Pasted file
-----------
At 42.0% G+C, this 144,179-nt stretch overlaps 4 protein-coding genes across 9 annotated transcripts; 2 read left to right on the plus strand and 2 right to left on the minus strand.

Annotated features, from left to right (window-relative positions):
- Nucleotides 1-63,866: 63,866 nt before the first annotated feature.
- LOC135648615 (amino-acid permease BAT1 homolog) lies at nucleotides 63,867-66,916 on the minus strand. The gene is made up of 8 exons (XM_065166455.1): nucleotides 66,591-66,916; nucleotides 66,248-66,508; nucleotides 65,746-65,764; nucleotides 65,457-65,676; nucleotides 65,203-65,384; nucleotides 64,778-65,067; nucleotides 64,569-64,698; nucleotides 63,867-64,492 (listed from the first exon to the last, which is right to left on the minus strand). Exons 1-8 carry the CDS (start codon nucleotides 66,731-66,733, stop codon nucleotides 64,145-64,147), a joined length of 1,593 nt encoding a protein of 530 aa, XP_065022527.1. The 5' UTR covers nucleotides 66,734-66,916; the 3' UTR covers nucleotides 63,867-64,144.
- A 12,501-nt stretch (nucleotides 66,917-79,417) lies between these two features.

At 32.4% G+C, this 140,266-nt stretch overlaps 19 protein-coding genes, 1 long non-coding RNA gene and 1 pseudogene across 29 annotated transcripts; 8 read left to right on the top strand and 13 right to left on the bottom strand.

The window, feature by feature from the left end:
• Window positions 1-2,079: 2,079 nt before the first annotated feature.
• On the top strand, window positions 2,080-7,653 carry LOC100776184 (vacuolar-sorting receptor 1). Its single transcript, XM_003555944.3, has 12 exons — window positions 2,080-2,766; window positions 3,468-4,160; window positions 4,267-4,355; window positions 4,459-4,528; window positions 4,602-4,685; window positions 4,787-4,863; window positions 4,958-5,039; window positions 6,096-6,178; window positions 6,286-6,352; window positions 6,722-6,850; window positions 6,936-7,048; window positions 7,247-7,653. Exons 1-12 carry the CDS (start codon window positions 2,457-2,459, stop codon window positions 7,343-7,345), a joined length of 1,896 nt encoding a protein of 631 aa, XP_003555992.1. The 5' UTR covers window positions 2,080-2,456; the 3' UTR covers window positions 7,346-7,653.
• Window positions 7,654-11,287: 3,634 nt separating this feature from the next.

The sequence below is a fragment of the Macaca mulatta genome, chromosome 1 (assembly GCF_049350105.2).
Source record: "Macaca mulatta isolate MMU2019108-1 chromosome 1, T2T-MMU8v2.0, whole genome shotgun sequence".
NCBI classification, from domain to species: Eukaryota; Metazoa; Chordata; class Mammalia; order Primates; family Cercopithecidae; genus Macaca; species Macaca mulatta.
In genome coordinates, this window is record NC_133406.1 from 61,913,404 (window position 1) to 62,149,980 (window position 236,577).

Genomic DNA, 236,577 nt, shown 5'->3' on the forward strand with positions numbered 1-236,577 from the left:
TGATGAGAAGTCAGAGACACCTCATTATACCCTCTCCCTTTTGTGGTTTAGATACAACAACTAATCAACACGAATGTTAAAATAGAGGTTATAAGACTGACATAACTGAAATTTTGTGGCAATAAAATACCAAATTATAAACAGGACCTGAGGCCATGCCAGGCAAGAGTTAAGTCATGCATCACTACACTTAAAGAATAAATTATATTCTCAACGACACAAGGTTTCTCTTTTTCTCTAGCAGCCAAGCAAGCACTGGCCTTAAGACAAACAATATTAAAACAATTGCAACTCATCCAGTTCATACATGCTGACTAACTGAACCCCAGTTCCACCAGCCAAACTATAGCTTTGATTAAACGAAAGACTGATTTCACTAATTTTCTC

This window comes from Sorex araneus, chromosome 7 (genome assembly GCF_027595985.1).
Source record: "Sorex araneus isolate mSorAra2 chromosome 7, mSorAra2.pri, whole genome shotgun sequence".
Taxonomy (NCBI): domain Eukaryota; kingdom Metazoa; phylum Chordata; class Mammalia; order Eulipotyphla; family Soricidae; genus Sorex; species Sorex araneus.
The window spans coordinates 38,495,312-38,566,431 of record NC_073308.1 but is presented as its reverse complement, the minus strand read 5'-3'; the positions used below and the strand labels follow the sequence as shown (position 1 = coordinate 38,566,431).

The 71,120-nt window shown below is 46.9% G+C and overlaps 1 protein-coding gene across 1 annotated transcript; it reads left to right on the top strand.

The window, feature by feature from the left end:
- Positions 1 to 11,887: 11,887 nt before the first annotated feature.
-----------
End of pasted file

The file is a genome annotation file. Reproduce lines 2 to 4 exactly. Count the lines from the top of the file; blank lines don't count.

Annotated features, from left to right (window-relative positions):
- Nucleotides 1-63,866: 63,866 nt before the first annotated feature.
- LOC135648615 (amino-acid permease BAT1 homolog) lies at nucleotides 63,867-66,916 on the minus strand. The gene is made up of 8 exons (XM_065166455.1): nucleotides 66,591-66,916; nucleotides 66,248-66,508; nucleotides 65,746-65,764; nucleotides 65,457-65,676; nucleotides 65,203-65,384; nucleotides 64,778-65,067; nucleotides 64,569-64,698; nucleotides 63,867-64,492 (listed from the first exon to the last, which is right to left on the minus strand). Exons 1-8 carry the CDS (start codon nucleotides 66,731-66,733, stop codon nucleotides 64,145-64,147), a joined length of 1,593 nt encoding a protein of 530 aa, XP_065022527.1. The 5' UTR covers nucleotides 66,734-66,916; the 3' UTR covers nucleotides 63,867-64,144.